Marble Palace Museum
The Marble Palace - so named for the 32 different types of marble used in its construction - is one of the first Neoclassical palaces in St. Petersburg, now housing a museum of modern art.
It is located in the northwest corner of the Suvorov Square near the Fields of Mars. Designed by Antonio Rinaldi, it was completed built between 1768 and 1785. It concludes the row of palatial buildings adjoining the Winter Palace, and architecturally has a great deal in common with them. The facades of the Marble Palace, facing the Neva embankment and the Millionnaya Street, are decorated with laconic simplicity. The ground floor is faced with brownish granite, and the two main floors are adorne with two-story Corinthian pilasters alternating in a rythmical pattern with the windows framed in plain platbands.
Curved lines and ornate detailsThe main facade which faces an inner court is closer in style to the 1750s. There is a huge semicircular window above the entrance, with smaller semicircular windows to the right and left of it. Four decorative Corinthian columns, placed between these windows, suppor an imposing attic, adorned with statues and a clock tower. In contrast to the severe facades overlooking the street, there is an abundance of purely decorative effect here, curved lines and ornate details reminiscent of Rastrelli's palaces.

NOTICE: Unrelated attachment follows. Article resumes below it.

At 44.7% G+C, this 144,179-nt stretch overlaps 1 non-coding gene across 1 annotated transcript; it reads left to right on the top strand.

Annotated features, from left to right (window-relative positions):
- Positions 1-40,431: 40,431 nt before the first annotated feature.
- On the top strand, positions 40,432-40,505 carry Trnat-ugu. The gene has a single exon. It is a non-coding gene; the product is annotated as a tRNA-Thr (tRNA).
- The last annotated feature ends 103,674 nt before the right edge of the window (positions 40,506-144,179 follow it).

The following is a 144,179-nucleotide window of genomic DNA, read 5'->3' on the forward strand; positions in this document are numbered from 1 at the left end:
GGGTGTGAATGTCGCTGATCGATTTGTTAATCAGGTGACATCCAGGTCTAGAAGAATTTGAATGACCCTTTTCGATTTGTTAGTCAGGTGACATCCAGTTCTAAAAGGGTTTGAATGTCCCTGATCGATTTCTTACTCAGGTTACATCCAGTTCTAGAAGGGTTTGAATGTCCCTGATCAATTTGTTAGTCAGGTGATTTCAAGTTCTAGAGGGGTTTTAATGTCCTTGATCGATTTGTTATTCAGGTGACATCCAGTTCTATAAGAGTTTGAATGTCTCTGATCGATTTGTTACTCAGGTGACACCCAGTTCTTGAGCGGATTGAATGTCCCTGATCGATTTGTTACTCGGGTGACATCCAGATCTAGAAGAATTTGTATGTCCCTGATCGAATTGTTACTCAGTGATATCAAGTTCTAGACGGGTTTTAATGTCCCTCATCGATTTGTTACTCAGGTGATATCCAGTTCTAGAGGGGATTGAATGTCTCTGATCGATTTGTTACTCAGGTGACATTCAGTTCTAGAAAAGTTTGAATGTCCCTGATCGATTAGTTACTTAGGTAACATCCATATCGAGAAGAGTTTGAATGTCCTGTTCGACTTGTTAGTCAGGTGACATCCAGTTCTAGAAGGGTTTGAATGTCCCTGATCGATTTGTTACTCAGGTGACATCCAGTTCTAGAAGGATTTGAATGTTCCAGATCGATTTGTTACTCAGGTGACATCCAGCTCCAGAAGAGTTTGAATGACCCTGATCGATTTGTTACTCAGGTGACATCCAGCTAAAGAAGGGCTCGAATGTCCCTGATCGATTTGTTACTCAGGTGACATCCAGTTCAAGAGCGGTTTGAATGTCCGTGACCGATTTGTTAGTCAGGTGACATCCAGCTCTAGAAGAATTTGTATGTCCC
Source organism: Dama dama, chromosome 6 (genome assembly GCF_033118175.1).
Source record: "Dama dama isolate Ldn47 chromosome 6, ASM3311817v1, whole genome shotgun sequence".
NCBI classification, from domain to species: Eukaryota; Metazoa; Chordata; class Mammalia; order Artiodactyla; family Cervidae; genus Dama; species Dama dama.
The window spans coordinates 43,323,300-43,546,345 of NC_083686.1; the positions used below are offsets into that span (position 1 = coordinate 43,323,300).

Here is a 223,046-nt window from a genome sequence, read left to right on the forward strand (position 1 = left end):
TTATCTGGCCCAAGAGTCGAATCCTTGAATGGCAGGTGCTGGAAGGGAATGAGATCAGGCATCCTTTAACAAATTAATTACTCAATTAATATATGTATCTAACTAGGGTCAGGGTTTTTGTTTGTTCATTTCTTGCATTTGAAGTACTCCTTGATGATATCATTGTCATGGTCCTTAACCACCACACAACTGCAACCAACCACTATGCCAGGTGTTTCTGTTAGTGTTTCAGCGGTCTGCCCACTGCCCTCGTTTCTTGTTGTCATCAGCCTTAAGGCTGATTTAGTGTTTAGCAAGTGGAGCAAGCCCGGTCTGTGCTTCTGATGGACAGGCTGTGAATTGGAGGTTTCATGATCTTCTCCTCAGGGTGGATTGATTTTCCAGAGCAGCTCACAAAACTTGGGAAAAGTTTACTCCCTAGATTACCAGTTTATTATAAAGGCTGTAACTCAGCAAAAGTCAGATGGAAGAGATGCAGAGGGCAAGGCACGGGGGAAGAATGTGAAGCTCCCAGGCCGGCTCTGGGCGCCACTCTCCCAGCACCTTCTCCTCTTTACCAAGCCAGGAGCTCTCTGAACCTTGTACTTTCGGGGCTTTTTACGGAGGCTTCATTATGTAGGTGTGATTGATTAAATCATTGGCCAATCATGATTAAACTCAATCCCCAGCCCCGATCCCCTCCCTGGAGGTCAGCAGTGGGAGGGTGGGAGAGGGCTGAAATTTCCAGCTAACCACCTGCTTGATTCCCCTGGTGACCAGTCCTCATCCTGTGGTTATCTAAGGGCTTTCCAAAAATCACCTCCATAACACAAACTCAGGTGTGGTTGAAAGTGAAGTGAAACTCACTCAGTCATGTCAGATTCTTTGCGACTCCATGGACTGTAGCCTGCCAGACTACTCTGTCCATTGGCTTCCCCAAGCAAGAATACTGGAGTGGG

Built for Orlov, a lover of Catherine the GreatIt was intended for the eminent nobleman of the 18th century, the favorite of Catherine the Great, Grigory Orlov.
The building is regarded as a monument of architecture signifying the transition from Baroque to Classicism.
There’s a permanent exhibition on Foreign Artists in Russia, but connoisseurs of modern art should not miss the Peter Ludwig at the Russian Museum collection, including works by Andy Warhol.
The ground floor of the palace is of granite, whilst its two upper stories are of grey-veined marble, embellished with pilasters and pillars of red marble, whose capitals, by way of farther variety, are of white marble. The first floor is ornamented with balconies and balustrades of gilt bronze; the panes of glass in the windows are three feet high, and of wonderful purity.
St. Petersburg, Its People E. Jermann, 1855